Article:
The French Macaron

L’æuvre d’art, c’est une idée qu’on exagére. -André Gide

“A work of art is an idea that someone exaggerates.”

Le Macaron Français. I have admired through the windows of bakeries and Pâtisseries these sweet petite desserts that are as delicious as they are delicate. Nervous but anxious to try my hand at them I did some research. I read books and articles online and they all have different ratios of sugars to almond flour, different bake temps and times, and different tips and tricks. After over baking, under baking and cracking these cookies I think I might have it. Even though, for every few trays I make I inevitably still end up pitching one. These temperamental little things have given me as much grief as they have joy.

So here is my best attempt and added tips to make the famous French Macaron. This first recipe is for a lemon cookie with a lemon buttercream filling. I will give other filling and flavor/color combinations to follow. For instance, if you want a basic colored macaron with a flavored filling just omit the lemon zest and after they are baked add any flavor filling you desire. Bon appétit!


Lemon French Macarons

Special Equipment

Macaron Silicone Mat x 2 (I like parchment paper)

Piping Bag with a round tip


3/4 Cup Powdered Sugar

3/4 Cup Ground Almonds

1 tsp finely grated lemon zest

2 Large Egg Whites room temperature (Cold eggs or very fresh eggs will not get great peaks needed for perfect macarons. They will turn out flat)

1/2 Cup Granulated Sugar

Yellow Food coloring gel (No matter what color ALWAYS use gel, not liquid)

For the Filling

3/4 Cup Powdered Sugar

1/4 Cup Butter Softened

1 tbsp lemon juice

1 tsp vanilla


  1. Either Line 2 small baking sheets with the silicone mats OR with parchment paper. If using parchment paper, trace a shot glass with a pencil to make guides for piping the macarons. Turn the wax paper over (so the pencil marks are on the back) and use it to line the baking sheets. Set aside. (This really does help, I marked two separate pieces of wax paper and when I’m ready to pipe I place them under a fresh piece of wax paper or my mats and after finished piping I pull out the originals from under the fresh paper and reuse them over and over.)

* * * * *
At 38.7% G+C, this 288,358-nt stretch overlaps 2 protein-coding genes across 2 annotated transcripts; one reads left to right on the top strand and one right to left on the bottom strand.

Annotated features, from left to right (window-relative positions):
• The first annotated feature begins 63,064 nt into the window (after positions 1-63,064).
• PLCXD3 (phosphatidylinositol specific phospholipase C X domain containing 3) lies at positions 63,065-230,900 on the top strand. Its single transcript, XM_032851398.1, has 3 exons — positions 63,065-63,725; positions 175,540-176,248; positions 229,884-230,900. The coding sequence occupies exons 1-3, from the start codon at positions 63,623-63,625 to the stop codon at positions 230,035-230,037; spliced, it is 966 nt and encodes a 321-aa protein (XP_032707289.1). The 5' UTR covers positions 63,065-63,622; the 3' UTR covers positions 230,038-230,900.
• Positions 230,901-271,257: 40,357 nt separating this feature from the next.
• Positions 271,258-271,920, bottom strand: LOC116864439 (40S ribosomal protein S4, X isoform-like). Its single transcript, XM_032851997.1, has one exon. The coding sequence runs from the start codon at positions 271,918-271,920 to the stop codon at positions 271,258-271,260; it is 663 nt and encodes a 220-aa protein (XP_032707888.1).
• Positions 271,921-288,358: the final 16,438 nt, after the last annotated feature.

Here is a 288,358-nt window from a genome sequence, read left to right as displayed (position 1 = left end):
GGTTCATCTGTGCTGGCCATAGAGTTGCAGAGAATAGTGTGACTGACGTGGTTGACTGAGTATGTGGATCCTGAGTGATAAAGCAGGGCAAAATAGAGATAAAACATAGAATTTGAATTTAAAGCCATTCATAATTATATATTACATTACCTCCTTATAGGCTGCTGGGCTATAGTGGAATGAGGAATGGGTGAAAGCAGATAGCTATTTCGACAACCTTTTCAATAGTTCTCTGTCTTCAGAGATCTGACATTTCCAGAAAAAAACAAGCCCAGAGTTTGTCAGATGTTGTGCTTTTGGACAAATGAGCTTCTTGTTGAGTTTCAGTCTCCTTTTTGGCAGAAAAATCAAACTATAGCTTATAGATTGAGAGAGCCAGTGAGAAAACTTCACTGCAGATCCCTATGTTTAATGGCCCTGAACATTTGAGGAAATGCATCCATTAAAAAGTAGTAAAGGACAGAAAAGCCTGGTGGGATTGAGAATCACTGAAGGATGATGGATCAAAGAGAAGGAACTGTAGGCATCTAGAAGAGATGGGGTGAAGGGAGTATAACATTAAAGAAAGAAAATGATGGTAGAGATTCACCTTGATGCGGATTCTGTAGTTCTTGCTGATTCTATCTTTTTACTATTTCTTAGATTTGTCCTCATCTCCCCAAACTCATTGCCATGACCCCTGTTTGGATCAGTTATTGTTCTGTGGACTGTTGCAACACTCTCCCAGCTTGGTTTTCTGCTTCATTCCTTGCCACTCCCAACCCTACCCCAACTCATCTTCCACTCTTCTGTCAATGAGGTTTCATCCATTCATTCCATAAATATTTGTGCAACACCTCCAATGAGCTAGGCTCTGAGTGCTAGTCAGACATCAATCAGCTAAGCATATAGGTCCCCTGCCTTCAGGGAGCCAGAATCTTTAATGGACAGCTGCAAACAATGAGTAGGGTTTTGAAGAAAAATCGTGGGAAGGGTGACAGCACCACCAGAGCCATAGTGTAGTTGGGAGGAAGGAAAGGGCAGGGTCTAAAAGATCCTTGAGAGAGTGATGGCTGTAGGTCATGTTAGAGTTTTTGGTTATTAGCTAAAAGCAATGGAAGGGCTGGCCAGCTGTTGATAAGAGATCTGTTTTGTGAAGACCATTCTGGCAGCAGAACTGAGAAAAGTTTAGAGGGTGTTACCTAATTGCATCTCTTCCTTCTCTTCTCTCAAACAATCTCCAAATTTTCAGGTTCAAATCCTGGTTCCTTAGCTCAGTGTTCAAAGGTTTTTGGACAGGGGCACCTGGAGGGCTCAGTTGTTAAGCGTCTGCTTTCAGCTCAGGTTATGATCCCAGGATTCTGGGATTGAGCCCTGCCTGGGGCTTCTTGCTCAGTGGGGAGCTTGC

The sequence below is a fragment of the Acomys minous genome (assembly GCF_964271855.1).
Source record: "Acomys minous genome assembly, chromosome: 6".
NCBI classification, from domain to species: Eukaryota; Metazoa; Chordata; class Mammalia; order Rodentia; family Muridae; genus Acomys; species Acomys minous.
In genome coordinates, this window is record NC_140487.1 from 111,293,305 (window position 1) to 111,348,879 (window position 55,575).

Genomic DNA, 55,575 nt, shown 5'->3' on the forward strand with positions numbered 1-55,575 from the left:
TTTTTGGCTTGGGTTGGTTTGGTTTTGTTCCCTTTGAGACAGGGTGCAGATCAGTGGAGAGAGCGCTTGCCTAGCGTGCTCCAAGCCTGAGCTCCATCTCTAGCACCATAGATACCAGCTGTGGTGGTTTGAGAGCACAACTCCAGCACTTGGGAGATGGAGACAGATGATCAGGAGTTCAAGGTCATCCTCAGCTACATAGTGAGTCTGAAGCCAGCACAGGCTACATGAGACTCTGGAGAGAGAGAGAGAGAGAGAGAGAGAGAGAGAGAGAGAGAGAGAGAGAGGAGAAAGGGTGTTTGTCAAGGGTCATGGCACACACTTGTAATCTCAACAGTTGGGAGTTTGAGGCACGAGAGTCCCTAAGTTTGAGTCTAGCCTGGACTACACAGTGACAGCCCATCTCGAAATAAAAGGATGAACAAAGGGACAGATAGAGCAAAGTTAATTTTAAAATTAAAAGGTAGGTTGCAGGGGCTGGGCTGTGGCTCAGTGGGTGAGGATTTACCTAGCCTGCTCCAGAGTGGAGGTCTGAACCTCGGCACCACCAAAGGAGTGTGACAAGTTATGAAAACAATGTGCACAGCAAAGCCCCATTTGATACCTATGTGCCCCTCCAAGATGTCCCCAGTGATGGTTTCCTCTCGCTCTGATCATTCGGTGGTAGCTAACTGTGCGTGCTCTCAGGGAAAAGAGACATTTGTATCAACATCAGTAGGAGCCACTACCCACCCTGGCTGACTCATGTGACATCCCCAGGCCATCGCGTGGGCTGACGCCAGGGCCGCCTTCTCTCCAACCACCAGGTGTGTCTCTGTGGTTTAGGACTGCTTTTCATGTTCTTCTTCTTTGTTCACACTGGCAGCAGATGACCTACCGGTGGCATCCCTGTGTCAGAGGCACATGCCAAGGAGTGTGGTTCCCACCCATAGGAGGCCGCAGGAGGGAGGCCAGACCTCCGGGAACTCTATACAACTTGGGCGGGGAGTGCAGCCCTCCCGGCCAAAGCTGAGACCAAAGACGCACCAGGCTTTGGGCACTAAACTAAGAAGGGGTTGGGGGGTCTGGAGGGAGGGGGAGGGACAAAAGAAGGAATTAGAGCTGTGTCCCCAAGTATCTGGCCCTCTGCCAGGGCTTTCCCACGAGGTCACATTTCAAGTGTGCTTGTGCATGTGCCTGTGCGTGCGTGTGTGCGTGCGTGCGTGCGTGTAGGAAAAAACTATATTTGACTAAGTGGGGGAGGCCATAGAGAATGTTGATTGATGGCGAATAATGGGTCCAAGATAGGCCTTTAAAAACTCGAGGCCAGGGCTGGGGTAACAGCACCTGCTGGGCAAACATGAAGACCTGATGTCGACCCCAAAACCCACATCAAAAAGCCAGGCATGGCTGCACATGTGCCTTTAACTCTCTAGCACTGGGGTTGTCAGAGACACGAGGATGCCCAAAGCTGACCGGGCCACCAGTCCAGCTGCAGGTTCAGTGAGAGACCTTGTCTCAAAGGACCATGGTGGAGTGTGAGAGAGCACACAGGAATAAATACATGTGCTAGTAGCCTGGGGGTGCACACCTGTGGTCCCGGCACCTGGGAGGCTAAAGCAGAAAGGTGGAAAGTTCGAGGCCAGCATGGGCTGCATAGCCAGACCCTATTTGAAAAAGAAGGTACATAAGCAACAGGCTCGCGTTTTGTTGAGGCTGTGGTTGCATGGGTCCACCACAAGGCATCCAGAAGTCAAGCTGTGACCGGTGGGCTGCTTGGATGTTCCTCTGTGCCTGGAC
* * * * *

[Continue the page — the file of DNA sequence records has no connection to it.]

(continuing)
2. Mix together the ground almonds, powdered sugar and zest in a medium bowl. Whisk together until smooth and set aside. (make sure to sift it to remove all possible lumps. I like my macarons perrrrty)
  3. With a stand mixer, whisk the egg whites in a large metal bowl until stiff peaks form. Add the sugar and food coloring and whisk until well incorporated, being careful not to over-whisk.  (I have learned from trial and error that it is much easier and faster to use a hand mixer and plastic bowl to mix the egg whites until they form peaks. The kitchen aide is to big to whip 2 little egg whites. Then continue mixing while adding in the sugar vhery little by little. Or else it flattens out the light egg whites.)


  1. Fold in the almond mixture with a flexible spatula by repeatedly scraping around the bowl and moving towards the middle. Be careful not to overmix. The batter is just right when it runs off your spatula slowly but consistently. If it gets as thin as pancake batter, you have mixed it way too much. (I count to 35 folds, it isn’t runny but looks like lava)
  2. Transfer the batter to your piping bag, and holding the bag vertically, pipe the batter into the center of each circle. (I use a wide tip)  hahaha… wide tip. Lol. Sorry.
  3. (After you fill the tray with batter smack the tray on the countertop a few times on each end to get all air bubbles out or the macarons will crack)
  4. Rest your macaron shells, uncovered, in a dry, cool place for 30- 40 minutes. The batter will become dull as the shells form a “skin”. Do not skip this step!  (the warmer the kitchen the longer you should let them rest. One hr is best to ensure no cracks)
  5. Heat your oven to 275 degrees F*. Bake in the middle of the oven for 15 minutes or until the shells have formed “feet” and the tops have set. Allow to cool on sheet for 15-20 minutes and then transfer to a wire rack to cool completely. (If you increase the temp to 300 then 13-15 minutes. If when pulled from oven the top of the macaron separated from the feet it is not ready.)
  6. For the filling, cream the butter then whisk in the powdered sugar, lemon juice and vanilla extract until smooth.
  7. Transfer into a piping bag and pipe frosting onto the flat side of one of the macarons and sandwich with another.


original recipe credit to

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